Rhodesian Ridgeback dog sick with vet
Image Credit: Zontica, Shutterstock

4. Stay With Your Dog

Do not leave your dog unattended. Keep them confined to prevent them escaping, and if you are traveling to your vet’s, ensure that they are secured safely in your vehicle. Pay close attention to them, and note if they start to show signs of discomfort or choking.

5. Don’t Attempt to Treat Your Dog at Home

Under no circumstances should you attempt to treat your dog in any way at home. Don’t try to make them vomit or retrieve the toothpick yourself. If your dog vomits, this could cause the sharp toothpick to perforate the lining of the gastrointestinal tract and do serious damage.

Even if you can see part of the toothpick in their mouth, you may cause more damage than good trying to pull it out.

Sad hispanic woman looking upset while caring for her aged ill border collie dog at the veterinary clinic
Image Credit: antoniodiaz, Shutterstock


Dangers of Eating a Toothpick

The greatest risk is that one of the sharp ends of the toothpick perforates the lining of the gastrointestinal tract and causes peritonitis, sepsis, and death. This is a medical emergency and needs treatment fast. Toothpicks are also capable of migrating from the gastrointestinal tract into the thoracic cavity and affecting the lungs and heart.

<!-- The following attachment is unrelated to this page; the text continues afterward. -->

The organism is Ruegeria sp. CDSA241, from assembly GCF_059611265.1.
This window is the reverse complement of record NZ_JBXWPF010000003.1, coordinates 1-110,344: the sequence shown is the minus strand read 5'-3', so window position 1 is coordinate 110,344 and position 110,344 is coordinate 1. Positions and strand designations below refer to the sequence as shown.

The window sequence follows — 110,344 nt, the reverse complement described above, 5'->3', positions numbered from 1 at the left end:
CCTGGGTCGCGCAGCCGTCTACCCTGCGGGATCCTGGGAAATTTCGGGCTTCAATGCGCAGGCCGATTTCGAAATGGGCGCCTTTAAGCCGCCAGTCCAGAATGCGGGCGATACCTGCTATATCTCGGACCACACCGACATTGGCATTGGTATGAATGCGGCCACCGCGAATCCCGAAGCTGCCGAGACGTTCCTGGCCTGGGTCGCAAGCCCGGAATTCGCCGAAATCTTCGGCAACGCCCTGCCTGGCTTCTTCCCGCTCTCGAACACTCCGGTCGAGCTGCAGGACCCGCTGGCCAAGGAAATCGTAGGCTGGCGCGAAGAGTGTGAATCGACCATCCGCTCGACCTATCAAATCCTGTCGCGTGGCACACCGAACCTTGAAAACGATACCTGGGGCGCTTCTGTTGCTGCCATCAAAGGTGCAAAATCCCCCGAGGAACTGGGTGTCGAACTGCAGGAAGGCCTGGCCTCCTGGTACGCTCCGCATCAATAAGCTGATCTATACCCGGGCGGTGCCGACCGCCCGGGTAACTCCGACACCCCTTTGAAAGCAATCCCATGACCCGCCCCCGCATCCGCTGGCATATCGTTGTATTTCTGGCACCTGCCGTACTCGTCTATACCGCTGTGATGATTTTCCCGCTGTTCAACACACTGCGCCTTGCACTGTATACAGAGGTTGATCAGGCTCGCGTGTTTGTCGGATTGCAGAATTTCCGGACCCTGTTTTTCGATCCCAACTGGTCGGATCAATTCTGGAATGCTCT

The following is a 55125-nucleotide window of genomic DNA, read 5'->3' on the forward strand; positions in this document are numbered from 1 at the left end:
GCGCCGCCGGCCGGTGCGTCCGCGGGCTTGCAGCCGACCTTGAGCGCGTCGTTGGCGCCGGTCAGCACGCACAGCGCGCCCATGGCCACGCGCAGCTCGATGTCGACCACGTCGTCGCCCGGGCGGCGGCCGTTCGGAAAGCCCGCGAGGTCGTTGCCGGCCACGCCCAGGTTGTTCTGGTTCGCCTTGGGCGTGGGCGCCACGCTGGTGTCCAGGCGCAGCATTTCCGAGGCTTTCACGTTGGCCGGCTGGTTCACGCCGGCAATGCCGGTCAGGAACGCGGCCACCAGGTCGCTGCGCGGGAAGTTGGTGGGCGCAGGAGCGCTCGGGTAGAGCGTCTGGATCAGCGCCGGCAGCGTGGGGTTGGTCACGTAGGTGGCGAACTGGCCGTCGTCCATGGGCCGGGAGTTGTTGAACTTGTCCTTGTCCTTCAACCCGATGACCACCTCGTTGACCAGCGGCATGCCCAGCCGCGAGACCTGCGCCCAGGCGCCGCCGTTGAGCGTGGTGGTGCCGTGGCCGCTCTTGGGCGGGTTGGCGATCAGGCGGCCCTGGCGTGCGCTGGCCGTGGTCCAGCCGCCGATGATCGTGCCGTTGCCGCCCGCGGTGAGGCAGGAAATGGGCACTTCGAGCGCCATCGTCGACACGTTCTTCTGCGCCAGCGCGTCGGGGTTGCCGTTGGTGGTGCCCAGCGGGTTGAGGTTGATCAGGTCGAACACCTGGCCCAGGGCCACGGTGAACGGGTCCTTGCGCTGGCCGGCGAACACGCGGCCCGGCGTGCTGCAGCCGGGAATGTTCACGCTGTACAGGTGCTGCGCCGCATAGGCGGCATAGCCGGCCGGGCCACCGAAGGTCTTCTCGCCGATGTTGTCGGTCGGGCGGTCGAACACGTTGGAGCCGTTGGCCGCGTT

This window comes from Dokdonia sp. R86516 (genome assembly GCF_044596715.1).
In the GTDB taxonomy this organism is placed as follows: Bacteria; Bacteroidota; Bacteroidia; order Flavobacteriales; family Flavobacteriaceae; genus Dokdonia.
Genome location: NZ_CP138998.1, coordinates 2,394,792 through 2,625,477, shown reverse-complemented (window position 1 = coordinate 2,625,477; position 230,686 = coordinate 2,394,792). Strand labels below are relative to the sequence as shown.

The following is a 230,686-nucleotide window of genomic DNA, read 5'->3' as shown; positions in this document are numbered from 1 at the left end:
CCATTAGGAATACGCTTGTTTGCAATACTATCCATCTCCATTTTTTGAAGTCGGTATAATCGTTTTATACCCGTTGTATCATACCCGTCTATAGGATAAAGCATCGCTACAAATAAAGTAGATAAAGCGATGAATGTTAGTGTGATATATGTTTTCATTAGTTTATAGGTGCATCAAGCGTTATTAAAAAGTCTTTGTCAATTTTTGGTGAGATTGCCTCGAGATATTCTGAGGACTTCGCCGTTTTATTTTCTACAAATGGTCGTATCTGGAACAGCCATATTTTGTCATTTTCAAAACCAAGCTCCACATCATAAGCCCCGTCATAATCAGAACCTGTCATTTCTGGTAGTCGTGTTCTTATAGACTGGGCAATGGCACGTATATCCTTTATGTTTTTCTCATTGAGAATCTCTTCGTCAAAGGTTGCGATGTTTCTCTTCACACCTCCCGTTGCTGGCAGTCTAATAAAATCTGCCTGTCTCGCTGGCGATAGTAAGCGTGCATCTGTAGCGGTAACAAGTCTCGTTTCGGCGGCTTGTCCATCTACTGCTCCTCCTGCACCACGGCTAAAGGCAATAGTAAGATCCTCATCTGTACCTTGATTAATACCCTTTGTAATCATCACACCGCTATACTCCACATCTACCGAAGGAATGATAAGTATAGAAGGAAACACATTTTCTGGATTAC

If the toothpick becomes lodged in the back of the mouth, it can become embedded there and cause a foreign body reaction. Especially if the toothpick is wooden, small parts of it can splinter off and dwell in the tissues surrounding the back of the mouth. It is difficult to locate these pieces unless advanced imaging like CT or MRI is used. Even then, it can be challenging, as the pieces can be so small.

Even if the toothpick doesn’t break through the wall of the gastrointestinal tract or migrate to another location in the body, it can still cause great discomfort while it passes through.

Other issues you may encounter include:
  • Vomiting: From pain or irritation/inflammation of the gastrointestinal tract
  • Lethargy: If internal bleeding is occurring and the circulating volume of blood is temporarily reduced
  • Loss of appetite: If your dog is feeling pain or discomfort
  • Signs of toxicity: If the toothpick was coated with something poisonous to dogs (less likely if they are used for human food products but still a possibility)
  • Change in gait due to pain/discomfort: Your dog stretching out or adopting a praying position